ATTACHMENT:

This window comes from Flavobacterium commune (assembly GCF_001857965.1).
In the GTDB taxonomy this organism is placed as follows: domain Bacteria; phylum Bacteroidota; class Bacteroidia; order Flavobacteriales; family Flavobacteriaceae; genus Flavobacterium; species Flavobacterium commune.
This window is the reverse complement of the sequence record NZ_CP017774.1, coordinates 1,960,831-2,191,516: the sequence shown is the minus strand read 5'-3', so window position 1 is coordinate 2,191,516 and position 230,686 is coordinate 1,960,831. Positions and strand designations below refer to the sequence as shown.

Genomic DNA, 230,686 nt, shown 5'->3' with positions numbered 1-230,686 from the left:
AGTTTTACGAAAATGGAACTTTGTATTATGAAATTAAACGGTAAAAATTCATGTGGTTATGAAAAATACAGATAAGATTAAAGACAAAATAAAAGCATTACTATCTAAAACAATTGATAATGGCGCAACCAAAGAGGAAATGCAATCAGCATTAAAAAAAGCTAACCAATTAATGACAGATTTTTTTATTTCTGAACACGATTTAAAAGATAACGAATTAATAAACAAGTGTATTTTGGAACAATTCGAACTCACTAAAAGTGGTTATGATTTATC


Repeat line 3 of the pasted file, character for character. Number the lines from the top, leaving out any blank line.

This window is the reverse complement of the sequence record NZ_CP017774.1, coordinates 1,960,831-2,191,516: the sequence shown is the minus strand read 5'-3', so window position 1 is coordinate 2,191,516 and position 230,686 is coordinate 1,960,831. Positions and strand designations below refer to the sequence as shown.